It was about two years ago when Visanthe Shiancoe first saw the downside of mixing one's modern technology with the rather old-school setting that can still prevail in an NFL training camp. That's when the veteran tight end tweeted from the team's 2009 camp-opening introductory meeting in Mankato, Minn., letting the rest of the cyberworld know just how riveting he found the proceedings:
Zzzzzz zzzzz zzz zzz (in meetings) lol.. Introducing the staff
Shiancoe got the predictable blowback from that Twitter misstep, with the Vikings banning their players from tweeting in meetings and Shiancoe's Twitter stream becoming a must-read for all his new followers. But even the talkative and media-friendly Shiancoe realizes there's a right time and place for technology in an NFL setting, and a wrong time and place.
"Everything is just so accessible right now,'' he said last month at Vikings training camp. "Any and everything can be found, and found quickly. But you have to be a little more careful about what you do and what you say, because everyone's paying attention to it. After tweeting in that meeting, I'm not tweeting as much as I used to. But I still like to talk a little trash on Twitter.''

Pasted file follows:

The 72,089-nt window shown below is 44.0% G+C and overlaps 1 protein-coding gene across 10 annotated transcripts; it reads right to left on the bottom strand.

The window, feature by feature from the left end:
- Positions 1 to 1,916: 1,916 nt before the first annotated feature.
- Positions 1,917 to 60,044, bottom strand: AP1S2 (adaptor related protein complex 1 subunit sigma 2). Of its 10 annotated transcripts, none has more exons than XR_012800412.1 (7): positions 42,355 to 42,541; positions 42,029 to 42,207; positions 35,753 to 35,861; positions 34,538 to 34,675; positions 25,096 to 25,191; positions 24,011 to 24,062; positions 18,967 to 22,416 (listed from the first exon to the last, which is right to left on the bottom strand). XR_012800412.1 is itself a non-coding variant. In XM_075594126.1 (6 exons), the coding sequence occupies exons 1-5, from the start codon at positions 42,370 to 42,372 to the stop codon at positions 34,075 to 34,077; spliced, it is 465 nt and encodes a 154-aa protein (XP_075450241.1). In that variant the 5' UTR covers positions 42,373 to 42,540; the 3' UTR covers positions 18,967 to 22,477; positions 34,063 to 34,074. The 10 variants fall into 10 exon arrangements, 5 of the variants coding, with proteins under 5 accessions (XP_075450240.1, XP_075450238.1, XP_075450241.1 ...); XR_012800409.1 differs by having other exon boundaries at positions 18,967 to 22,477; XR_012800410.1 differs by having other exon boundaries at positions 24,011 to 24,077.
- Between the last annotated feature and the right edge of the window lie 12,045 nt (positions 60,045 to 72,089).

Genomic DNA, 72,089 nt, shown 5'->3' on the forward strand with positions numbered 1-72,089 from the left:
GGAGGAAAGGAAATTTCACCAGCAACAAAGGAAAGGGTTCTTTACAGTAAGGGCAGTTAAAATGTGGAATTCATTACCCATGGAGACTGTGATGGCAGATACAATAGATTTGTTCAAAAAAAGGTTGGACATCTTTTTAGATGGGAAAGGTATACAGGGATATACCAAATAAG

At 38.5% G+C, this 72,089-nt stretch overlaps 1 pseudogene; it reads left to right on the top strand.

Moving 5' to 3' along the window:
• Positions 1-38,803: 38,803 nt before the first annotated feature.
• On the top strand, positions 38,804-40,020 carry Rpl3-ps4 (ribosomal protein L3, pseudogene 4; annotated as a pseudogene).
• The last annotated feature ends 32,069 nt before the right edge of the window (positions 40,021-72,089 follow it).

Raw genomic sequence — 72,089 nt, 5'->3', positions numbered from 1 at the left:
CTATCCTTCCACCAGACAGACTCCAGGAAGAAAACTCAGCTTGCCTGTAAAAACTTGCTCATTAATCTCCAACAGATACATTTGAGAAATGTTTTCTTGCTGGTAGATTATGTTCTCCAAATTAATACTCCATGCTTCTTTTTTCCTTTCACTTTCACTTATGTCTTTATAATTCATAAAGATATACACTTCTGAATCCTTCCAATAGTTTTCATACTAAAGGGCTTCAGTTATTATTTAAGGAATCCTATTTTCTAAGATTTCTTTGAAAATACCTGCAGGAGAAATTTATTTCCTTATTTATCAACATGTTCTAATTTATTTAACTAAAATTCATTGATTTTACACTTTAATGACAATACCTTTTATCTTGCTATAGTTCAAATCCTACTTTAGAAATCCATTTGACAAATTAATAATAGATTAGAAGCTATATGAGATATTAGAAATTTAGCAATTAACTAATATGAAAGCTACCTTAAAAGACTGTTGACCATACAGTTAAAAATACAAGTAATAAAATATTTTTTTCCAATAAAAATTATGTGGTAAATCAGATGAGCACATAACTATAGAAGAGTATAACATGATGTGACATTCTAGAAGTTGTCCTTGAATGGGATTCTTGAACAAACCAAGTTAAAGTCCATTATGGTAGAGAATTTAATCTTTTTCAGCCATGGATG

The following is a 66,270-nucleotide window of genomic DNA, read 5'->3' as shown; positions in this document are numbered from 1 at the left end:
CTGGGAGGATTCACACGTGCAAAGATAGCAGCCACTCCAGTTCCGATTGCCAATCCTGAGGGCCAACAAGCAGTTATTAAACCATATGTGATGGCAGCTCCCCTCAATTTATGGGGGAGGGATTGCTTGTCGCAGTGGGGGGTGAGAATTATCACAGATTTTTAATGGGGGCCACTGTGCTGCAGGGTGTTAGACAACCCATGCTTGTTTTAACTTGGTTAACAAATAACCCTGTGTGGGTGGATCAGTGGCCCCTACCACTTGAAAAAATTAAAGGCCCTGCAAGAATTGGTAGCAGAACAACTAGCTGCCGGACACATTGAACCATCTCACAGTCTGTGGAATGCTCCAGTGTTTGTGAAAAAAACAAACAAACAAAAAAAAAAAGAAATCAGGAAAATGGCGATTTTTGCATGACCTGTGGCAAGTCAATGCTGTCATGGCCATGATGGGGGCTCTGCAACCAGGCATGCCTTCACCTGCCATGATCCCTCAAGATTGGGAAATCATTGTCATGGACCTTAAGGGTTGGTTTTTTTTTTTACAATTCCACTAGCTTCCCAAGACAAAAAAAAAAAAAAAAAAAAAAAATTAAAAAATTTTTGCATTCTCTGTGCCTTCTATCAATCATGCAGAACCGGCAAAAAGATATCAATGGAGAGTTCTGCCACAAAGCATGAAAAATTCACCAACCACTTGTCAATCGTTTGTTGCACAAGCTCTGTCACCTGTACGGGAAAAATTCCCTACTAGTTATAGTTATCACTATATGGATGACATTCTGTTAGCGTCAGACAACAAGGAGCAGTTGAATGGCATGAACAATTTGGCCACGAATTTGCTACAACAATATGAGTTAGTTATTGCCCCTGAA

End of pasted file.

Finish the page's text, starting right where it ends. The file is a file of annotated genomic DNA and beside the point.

Like in the summer of 2010, when Shiancoe and Saints safety Darren Sharper engaged in a back-and-forth Twitter war, exchanging barbs and taunts in anticipation of the Vikings and Saints regular-season opener in New Orleans, a rematch of their memorable 2009 NFC title game -- won by the Saints in overtime. Sharper intimated that the Saints defense would go after quarterback Brett Favre's surgically repaired ankle in the game, and Shiancoe responded by posting a picture of Osama Bin Laden wearing Sharper's No. 42. Saints head coach Sean Payton eventually put the kibosh on Shaper targeting Shiancoe with his tweets, and the story eventually faded.